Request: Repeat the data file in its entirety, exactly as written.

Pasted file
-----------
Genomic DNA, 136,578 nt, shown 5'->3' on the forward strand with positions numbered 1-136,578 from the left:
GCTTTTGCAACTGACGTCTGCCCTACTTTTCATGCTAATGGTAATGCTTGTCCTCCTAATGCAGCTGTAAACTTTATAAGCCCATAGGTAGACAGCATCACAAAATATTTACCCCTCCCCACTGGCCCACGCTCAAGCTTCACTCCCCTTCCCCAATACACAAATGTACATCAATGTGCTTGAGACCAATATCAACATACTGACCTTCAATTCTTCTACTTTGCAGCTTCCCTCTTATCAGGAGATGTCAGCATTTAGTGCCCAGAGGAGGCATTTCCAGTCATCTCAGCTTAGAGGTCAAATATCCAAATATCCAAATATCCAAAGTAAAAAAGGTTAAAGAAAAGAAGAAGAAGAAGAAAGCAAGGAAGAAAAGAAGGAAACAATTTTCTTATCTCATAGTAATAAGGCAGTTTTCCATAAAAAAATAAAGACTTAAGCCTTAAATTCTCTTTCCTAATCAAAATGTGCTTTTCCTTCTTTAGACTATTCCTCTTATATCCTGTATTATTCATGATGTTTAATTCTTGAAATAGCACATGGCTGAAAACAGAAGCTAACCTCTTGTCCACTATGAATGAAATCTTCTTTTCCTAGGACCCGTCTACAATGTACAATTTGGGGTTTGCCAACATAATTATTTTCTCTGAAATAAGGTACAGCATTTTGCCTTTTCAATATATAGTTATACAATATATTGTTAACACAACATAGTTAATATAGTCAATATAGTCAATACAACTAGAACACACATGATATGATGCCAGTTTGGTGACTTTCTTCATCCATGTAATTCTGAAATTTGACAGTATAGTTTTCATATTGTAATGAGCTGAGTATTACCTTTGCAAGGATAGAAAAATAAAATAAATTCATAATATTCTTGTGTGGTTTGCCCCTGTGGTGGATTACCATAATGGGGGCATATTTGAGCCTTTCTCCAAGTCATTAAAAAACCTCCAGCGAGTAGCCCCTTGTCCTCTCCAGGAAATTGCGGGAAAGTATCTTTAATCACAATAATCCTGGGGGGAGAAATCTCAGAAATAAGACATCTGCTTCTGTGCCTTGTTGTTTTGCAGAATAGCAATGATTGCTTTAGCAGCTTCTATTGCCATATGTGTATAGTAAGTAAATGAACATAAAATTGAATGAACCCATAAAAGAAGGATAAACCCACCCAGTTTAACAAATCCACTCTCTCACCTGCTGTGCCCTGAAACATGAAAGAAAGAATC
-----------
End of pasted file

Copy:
Genomic DNA, 136,578 nt, shown 5'->3' on the forward strand with positions numbered 1-136,578 from the left:
GCTTTTGCAACTGACGTCTGCCCTACTTTTCATGCTAATGGTAATGCTTGTCCTCCTAATGCAGCTGTAAACTTTATAAGCCCATAGGTAGACAGCATCACAAAATATTTACCCCTCCCCACTGGCCCACGCTCAAGCTTCACTCCCCTTCCCCAATACACAAATGTACATCAATGTGCTTGAGACCAATATCAACATACTGACCTTCAATTCTTCTACTTTGCAGCTTCCCTCTTATCAGGAGATGTCAGCATTTAGTGCCCAGAGGAGGCATTTCCAGTCATCTCAGCTTAGAGGTCAAATATCCAAATATCCAAATATCCAAAGTAAAAAAGGTTAAAGAAAAGAAGAAGAAGAAGAAAGCAAGGAAGAAAAGAAGGAAACAATTTTCTTATCTCATAGTAATAAGGCAGTTTTCCATAAAAAAATAAAGACTTAAGCCTTAAATTCTCTTTCCTAATCAAAATGTGCTTTTCCTTCTTTAGACTATTCCTCTTATATCCTGTATTATTCATGATGTTTAATTCTTGAAATAGCACATGGCTGAAAACAGAAGCTAACCTCTTGTCCACTATGAATGAAATCTTCTTTTCCTAGGACCCGTCTACAATGTACAATTTGGGGTTTGCCAACATAATTATTTTCTCTGAAATAAGGTACAGCATTTTGCCTTTTCAATATATAGTTATACAATATATTGTTAACACAACATAGTTAATATAGTCAATATAGTCAATACAACTAGAACACACATGATATGATGCCAGTTTGGTGACTTTCTTCATCCATGTAATTCTGAAATTTGACAGTATAGTTTTCATATTGTAATGAGCTGAGTATTACCTTTGCAAGGATAGAAAAATAAAATAAATTCATAATATTCTTGTGTGGTTTGCCCCTGTGGTGGATTACCATAATGGGGGCATATTTGAGCCTTTCTCCAAGTCATTAAAAAACCTCCAGCGAGTAGCCCCTTGTCCTCTCCAGGAAATTGCGGGAAAGTATCTTTAATCACAATAATCCTGGGGGGAGAAATCTCAGAAATAAGACATCTGCTTCTGTGCCTTGTTGTTTTGCAGAATAGCAATGATTGCTTTAGCAGCTTCTATTGCCATATGTGTATAGTAAGTAAATGAACATAAAATTGAATGAACCCATAAAAGAAGGATAAACCCACCCAGTTTAACAAATCCACTCTCTCACCTGCTGTGCCCTGAAACATGAAAGAAAGAATC